Origin of Corn: Pollen Evidence

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Science  21 Aug 1981:
Vol. 213, Issue 4510, pp. 890-892
DOI: 10.1126/science.213.4510.890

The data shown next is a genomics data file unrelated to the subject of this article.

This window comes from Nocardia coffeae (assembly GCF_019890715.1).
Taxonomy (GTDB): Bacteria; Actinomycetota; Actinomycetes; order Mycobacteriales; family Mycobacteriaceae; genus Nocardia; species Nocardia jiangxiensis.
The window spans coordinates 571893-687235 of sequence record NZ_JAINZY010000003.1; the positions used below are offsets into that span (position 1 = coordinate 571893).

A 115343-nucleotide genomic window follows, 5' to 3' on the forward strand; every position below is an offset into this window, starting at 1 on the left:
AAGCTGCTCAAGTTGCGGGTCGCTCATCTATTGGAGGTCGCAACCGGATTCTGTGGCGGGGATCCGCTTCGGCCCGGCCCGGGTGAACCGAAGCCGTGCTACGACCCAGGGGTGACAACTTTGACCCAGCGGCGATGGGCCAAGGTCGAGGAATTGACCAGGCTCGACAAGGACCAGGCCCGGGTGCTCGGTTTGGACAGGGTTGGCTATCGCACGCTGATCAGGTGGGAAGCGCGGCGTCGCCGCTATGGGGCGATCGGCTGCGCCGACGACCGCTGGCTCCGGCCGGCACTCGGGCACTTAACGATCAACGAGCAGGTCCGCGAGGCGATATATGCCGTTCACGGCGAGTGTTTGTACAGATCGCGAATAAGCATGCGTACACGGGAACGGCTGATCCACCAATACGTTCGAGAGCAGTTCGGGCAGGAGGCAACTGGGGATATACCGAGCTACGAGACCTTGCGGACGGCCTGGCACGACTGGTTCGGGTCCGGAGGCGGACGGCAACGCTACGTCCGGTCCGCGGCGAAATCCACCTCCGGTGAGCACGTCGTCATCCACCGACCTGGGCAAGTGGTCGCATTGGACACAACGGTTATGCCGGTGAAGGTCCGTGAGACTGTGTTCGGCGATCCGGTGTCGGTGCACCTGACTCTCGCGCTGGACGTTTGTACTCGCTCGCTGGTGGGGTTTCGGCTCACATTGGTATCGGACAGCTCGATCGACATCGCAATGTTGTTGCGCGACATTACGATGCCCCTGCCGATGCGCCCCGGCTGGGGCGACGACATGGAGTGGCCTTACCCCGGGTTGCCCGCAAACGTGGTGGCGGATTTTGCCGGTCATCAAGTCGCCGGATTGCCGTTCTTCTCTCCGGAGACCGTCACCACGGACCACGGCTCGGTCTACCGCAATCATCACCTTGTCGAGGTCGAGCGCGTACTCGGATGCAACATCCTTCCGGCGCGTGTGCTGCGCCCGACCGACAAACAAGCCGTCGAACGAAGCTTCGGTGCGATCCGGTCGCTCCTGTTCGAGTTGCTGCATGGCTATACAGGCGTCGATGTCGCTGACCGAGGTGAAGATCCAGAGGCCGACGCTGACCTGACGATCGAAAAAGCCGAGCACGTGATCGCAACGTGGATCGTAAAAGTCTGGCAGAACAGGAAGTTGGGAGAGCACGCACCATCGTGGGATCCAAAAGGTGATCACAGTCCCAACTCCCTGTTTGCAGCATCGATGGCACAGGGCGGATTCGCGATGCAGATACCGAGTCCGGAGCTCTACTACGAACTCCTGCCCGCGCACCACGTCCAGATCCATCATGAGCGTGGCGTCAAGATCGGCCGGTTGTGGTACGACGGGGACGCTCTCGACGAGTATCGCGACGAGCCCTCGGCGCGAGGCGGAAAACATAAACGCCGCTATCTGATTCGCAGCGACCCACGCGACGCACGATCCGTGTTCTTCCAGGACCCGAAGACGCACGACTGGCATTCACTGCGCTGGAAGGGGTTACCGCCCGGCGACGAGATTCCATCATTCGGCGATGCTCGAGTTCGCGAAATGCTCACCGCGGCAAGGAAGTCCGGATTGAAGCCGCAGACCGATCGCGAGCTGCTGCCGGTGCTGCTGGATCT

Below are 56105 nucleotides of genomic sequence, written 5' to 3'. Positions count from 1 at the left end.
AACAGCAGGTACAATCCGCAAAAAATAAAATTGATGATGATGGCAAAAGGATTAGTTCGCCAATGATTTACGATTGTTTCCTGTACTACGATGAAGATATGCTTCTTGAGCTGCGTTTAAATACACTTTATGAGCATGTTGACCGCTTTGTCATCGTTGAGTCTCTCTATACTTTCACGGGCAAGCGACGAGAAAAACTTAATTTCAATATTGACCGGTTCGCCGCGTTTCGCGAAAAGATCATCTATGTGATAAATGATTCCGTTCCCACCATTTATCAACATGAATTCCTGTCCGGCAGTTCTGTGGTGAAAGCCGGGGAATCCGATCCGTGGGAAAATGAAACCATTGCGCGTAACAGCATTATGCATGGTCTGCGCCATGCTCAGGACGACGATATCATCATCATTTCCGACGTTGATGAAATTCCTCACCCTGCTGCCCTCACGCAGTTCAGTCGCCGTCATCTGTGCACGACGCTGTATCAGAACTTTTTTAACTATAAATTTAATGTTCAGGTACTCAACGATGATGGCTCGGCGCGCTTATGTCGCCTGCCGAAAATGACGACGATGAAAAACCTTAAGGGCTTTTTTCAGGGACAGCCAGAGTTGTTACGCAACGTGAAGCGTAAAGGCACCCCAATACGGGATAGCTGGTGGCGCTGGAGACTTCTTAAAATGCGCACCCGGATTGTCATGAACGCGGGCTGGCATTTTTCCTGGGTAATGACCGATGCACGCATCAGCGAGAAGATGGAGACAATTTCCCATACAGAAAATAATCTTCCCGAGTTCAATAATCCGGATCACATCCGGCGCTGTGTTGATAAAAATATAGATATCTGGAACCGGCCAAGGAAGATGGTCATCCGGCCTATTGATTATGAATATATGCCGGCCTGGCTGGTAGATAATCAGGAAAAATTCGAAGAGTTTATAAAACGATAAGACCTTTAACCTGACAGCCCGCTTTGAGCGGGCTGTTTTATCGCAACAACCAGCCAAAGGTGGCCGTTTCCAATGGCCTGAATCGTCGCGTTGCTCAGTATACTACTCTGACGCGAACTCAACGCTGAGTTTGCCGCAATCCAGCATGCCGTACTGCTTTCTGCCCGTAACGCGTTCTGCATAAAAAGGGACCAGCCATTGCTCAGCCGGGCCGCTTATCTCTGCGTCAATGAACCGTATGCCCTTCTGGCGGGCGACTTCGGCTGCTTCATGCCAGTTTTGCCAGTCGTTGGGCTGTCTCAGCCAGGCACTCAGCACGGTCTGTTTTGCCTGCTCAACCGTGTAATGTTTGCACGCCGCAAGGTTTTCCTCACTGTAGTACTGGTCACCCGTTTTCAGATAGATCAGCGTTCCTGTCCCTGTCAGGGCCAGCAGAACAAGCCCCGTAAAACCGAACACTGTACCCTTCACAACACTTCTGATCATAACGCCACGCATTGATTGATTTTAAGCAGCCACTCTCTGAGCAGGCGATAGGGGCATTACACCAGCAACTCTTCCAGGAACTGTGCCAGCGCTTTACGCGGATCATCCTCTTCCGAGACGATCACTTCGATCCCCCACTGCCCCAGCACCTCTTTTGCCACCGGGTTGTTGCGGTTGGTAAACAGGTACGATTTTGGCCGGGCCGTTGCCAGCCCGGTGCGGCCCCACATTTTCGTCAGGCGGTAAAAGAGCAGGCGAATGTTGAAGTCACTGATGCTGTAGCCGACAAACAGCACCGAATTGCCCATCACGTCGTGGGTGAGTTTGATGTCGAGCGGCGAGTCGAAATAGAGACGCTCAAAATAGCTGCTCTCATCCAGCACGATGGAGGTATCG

The origin of Indian corn remains controversial. Its closest wild relative is teosinte, with which it hybridizes freely to produce fertile progeny. Teosinte ears are smaller and simpler than those of corn. Searches for a more likely living ancestor have failed, but nine of its assumed pollen grains have been recovered in deep drillcore samples obtained from a stratum of soil under Mexico City, which is believed to antedate man in the Western Hemisphere. These nine largest grains are indistinguishable from pollen of modern corn. It has been assumed to be that of a postulated wild corn other than that of teosinte, but this does not account for the possibility that the pollen grains are those of a tetraploid teosinte-producing pollen with two sets of chromosomes. This likelihood has been examined by treating modern teosinte plants with colchicine, which induces tetraploidy. The result has been many teosinte pollen grains indistinguishable in size from modern corn. In interpreting thrs outcome it is important also to know that heat treatment of corn and other plants induces polyploidy, and that the deep drill-core pollen was recovered in a stratum of volcanic clay indicating the high temperature known to favor doubling of corn pollen volumes.

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